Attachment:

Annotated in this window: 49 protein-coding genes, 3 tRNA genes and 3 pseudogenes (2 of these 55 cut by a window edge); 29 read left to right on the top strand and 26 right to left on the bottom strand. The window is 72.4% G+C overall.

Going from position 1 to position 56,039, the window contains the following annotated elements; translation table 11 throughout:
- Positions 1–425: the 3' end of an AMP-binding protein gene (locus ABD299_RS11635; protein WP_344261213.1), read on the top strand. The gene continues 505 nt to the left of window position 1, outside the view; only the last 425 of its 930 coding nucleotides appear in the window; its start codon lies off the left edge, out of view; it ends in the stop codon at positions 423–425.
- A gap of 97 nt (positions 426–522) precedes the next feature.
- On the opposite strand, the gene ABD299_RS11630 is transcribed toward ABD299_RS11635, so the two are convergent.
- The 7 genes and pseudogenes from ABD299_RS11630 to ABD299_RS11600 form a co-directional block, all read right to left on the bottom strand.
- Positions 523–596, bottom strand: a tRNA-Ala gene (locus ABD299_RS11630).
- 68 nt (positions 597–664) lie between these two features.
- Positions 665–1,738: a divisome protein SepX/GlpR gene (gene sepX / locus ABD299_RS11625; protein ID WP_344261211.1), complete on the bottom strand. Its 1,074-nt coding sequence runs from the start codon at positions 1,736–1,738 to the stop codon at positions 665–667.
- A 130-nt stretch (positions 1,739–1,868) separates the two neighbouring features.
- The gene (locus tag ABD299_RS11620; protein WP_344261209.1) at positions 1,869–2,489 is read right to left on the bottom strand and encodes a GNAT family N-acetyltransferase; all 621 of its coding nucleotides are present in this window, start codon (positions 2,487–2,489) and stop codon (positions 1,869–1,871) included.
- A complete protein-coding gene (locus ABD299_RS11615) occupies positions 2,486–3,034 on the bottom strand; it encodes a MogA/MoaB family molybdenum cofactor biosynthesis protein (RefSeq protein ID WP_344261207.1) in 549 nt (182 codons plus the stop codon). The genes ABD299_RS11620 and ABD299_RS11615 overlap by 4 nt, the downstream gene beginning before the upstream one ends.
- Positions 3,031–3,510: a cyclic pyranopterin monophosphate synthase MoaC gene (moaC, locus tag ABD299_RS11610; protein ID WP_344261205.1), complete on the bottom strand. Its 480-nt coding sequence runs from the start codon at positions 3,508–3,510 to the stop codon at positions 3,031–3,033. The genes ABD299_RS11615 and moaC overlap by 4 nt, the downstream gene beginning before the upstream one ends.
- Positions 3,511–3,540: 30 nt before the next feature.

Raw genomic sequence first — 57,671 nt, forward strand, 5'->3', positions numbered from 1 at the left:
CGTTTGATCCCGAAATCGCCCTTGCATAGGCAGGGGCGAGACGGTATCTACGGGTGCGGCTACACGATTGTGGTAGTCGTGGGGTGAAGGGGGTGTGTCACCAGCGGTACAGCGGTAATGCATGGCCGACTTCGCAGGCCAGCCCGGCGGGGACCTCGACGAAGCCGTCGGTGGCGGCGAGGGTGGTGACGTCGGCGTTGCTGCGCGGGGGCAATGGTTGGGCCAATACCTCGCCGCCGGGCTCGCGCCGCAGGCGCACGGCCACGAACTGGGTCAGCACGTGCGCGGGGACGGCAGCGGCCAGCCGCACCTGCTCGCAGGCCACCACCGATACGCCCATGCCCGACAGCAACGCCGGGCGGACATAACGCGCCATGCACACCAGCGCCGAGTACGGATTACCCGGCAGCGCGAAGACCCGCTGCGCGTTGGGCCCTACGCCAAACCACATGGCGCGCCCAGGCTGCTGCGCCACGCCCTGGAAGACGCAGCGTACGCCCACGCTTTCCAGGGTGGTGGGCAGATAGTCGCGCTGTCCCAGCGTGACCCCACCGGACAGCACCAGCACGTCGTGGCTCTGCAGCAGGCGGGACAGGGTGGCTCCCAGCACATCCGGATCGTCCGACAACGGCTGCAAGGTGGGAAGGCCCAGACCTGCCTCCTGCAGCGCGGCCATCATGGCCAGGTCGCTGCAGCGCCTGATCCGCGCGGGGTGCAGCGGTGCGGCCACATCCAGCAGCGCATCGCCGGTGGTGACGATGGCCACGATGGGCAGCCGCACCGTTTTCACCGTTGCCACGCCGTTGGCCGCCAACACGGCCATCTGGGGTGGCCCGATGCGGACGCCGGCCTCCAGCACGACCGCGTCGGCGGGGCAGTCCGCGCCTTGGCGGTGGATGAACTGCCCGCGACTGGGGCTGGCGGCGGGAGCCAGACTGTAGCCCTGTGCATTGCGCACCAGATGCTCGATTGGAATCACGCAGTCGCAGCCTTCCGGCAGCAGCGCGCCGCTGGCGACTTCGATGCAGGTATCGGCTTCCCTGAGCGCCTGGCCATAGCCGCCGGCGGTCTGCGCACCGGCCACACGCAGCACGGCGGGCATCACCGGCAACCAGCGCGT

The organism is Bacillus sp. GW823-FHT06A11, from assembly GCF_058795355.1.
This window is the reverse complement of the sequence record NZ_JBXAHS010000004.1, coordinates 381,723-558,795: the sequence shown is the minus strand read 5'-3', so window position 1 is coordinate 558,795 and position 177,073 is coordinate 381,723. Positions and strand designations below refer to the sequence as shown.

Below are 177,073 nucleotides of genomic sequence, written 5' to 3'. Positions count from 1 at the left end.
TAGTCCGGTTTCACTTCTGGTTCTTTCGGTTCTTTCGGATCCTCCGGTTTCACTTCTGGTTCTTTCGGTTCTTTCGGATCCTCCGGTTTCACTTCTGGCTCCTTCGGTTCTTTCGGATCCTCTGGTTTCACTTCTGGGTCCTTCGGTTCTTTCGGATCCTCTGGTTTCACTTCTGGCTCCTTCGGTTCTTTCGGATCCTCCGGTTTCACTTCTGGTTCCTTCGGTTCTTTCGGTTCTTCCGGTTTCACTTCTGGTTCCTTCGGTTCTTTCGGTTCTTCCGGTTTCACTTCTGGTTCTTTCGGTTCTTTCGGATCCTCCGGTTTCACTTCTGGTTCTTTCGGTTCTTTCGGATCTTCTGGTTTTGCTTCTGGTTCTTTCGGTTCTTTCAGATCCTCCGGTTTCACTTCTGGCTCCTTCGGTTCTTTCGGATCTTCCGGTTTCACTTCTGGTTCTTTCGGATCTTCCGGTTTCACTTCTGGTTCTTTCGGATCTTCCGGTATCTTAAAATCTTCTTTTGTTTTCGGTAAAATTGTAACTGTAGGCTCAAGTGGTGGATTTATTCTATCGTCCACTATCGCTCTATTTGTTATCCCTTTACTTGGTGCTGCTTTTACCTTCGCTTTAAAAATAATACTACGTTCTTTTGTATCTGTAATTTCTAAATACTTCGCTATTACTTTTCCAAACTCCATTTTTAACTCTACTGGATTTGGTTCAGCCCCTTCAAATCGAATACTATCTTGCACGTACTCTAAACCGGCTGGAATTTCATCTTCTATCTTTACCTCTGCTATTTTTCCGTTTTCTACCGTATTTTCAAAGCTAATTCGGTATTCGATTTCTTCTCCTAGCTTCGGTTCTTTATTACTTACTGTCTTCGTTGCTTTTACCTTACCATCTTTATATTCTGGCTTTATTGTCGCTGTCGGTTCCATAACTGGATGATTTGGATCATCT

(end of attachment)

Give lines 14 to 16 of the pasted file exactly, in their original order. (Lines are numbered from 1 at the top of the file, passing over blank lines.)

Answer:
- Positions 3,511–3,540: 30 nt before the next feature.

Raw genomic sequence first — 57,671 nt, forward strand, 5'->3', positions numbered from 1 at the left:
CGTTTGATCCCGAAATCGCCCTTGCATAGGCAGGGGCGAGACGGTATCTACGGGTGCGGCTACACGATTGTGGTAGTCGTGGGGTGAAGGGGGTGTGTCACCAGCGGTACAGCGGTAATGCATGGCCGACTTCGCAGGCCAGCCCGGCGGGGACCTCGACGAAGCCGTCGGTGGCGGCGAGGGTGGTGACGTCGGCGTTGCTGCGCGGGGGCAATGGTTGGGCCAATACCTCGCCGCCGGGCTCGCGCCGCAGGCGCACGGCCACGAACTGGGTCAGCACGTGCGCGGGGACGGCAGCGGCCAGCCGCACCTGCTCGCAGGCCACCACCGATACGCCCATGCCCGACAGCAACGCCGGGCGGACATAACGCGCCATGCACACCAGCGCCGAGTACGGATTACCCGGCAGCGCGAAGACCCGCTGCGCGTTGGGCCCTACGCCAAACCACATGGCGCGCCCAGGCTGCTGCGCCACGCCCTGGAAGACGCAGCGTACGCCCACGCTTTCCAGGGTGGTGGGCAGATAGTCGCGCTGTCCCAGCGTGACCCCACCGGACAGCACCAGCACGTCGTGGCTCTGCAGCAGGCGGGACAGGGTGGCTCCCAGCACATCCGGATCGTCCGACAACGGCTGCAAGGTGGGAAGGCCCAGACCTGCCTCCTGCAGCGCGGCCATCATGGCCAGGTCGCTGCAGCGCCTGATCCGCGCGGGGTGCAGCGGTGCGGCCACATCCAGCAGCGCATCGCCGGTGGTGACGATGGCCACGATGGGCAGCCGCACCGTTTTCACCGTTGCCACGCCGTTGGCCGCCAACACGGCCATCTGGGGTGGCCCGATGCGGACGCCGGCCTCCAGCACGACCGCGTCGGCGGGGCAGTCCGCGCCTTGGCGGTGGATGAACTGCCCGCGACTGGGGCTGGCGGCGGGAGCCAGACTGTAGCCCTGTGCATTGCGCACCAGATGCTCGATTGGAATCACGCAGTCGCAGCCTTCCGGCAGCAGCGCGCCGCTGGCGACTTCGATGCAGGTATCGGCTTCCCTGAGCGCCTGGCCATAGCCGCCGGCGGTCTGCGCACCGGCCACACGCAGCACGGCGGGCATCACCGGCAACCAGCGCGT